Wild Ones: ultimately bland offering by Flo Rida

At times, the album's never-ending party vibe becomes repetitive and the magic just isn't there.

Flo Rida performs on stage. Matt Sayles / AP
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Flo Rida
Wild Ones

Flo Rida's music is the equivalent of fast food: cheap, cheerful and convenient. However, those with a more discerning palate may find themselves wanting to opt out.

A Euro-friendly dance beat, a few mindless rap verses and uber-catchy (usually female) vocals on the chorus make up the winning trifecta of commercial gold that has allowed the American rapper to carve out a signature niche of urban-pop music in recent years.

Flo Rida's fourth studio album Wild Ones gives us the feel-good party anthems we have come to expect, and a bit more.

The album starts off strong with a string of well-known hits cleverly placed right at the beginning. The double-entendre singalong Whistle, the inescapable smash hit Wild Ones and the Nina Simone sampling Good Feeling have all already been embedded deep into our psyches despite the album only being released a few weeks ago. The future hits Let it Roll and I Cry also have all the necessary components of a Flo Rida smash.

It is interesting to note that Flo Rida is rarely the main attraction in his music. The infectious choruses of his songs command the most attention, while his rapping acts merely as a forgettable accompaniment. While bearable (and with some surprising moments of wit), his paint-by-numbers rap style can get very repetitive, and after a few listens his delivery begins to drag out and sound eerily the same in every song.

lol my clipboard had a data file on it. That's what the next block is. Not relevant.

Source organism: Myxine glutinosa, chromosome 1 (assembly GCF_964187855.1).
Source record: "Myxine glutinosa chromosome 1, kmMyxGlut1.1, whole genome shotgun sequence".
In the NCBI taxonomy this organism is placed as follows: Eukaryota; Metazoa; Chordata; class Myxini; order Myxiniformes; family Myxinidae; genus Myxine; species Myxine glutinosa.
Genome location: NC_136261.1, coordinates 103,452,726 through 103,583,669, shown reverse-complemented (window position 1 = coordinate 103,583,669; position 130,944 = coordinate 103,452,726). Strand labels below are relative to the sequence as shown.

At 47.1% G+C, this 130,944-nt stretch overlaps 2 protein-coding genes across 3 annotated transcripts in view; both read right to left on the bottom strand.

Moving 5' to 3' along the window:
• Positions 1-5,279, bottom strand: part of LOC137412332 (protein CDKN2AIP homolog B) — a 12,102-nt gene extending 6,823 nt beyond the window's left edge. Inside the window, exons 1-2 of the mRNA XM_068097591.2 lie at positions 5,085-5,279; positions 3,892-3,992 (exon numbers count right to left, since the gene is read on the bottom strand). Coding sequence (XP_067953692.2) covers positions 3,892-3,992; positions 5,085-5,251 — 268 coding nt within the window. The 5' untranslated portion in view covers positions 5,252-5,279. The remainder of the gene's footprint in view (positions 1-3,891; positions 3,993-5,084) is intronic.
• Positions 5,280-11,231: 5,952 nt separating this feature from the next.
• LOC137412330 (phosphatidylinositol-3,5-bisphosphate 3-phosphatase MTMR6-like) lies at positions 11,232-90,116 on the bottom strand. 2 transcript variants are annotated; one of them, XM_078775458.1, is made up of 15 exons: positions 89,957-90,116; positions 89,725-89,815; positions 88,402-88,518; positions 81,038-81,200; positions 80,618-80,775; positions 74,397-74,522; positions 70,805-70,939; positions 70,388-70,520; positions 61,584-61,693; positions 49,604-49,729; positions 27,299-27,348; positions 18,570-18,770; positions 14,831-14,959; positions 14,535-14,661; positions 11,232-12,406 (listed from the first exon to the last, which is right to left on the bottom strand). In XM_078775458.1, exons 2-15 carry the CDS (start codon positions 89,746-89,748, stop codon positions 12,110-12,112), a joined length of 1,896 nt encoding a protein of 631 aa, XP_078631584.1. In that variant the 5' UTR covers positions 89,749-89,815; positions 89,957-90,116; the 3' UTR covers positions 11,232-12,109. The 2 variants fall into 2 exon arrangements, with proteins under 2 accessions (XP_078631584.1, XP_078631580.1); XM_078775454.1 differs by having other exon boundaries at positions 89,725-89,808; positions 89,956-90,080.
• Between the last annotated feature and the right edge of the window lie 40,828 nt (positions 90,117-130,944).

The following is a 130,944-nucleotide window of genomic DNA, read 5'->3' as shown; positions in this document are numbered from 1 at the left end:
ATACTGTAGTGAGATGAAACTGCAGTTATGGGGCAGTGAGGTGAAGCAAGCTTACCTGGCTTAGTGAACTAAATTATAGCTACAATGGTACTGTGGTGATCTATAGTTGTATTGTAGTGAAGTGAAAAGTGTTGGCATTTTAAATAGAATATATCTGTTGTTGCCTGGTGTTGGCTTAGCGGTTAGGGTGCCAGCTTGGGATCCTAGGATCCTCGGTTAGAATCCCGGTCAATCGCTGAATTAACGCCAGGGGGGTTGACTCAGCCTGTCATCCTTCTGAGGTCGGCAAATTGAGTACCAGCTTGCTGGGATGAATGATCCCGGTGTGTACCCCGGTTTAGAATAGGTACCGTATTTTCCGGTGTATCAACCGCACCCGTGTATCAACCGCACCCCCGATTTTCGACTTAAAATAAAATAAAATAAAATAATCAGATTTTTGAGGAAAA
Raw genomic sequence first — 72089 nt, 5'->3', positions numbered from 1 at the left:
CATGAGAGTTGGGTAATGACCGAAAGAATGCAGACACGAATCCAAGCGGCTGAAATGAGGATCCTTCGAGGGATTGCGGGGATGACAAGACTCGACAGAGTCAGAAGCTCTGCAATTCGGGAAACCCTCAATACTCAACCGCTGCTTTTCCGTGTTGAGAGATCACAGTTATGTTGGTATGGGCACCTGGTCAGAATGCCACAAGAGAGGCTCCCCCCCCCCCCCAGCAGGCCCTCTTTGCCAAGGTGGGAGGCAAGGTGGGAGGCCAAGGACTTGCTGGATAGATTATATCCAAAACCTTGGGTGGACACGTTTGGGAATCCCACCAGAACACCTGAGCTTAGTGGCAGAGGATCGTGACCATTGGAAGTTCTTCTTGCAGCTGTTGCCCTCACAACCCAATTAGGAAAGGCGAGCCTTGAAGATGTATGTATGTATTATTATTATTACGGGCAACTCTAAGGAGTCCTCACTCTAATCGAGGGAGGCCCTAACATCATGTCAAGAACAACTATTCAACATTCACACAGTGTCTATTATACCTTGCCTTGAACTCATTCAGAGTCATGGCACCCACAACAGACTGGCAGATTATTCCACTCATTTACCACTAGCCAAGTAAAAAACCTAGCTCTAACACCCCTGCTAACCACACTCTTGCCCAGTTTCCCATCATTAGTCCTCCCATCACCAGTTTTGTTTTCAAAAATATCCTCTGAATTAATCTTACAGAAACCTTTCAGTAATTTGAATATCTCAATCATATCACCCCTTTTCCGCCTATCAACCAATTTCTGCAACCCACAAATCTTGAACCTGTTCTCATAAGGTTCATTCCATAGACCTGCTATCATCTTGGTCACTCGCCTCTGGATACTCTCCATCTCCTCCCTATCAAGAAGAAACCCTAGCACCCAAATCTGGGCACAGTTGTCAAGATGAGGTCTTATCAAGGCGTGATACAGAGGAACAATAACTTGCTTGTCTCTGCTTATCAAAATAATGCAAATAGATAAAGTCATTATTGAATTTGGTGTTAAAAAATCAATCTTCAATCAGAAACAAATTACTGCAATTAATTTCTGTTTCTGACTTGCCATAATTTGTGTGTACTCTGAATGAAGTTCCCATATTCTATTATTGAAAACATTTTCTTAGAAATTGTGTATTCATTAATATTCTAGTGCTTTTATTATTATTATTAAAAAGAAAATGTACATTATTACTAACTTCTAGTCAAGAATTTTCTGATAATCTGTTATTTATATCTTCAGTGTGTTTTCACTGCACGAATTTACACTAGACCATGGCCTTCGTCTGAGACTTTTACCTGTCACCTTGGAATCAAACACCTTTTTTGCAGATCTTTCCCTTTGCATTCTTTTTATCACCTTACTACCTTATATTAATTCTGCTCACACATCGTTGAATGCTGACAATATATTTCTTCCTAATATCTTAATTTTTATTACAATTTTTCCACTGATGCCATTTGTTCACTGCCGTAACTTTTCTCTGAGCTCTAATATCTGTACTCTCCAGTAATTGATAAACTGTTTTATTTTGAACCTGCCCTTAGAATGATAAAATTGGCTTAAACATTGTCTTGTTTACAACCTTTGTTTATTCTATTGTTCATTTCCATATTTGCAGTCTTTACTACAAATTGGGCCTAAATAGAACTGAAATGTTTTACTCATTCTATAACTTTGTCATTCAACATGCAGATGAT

Thankfully, he manages to show us a different side on Thinking of You, a slow song lamenting a lost love. The dance-ballad sees him getting a bit more creative and witty with his wordplay, hinting that there might be more to him than the middle-aged club pest image lets on.

At times, the album's never-ending party vibe becomes repetitive and the magic just isn't there. The clichéd, innuendo-filled Jennifer Lopez collaboration Sweet Spot and the painfully generic sounding In My Mind Part 2 are tracks that let the album down.

Flo Rida's formulaic approach to hit-making certainly hasn't failed him yet in terms of success; in an era where both rap and dance music are wildly popular, he has ingeniously melded the two genres into single-serving, easy-to-digest doses that consistently dominate the charts.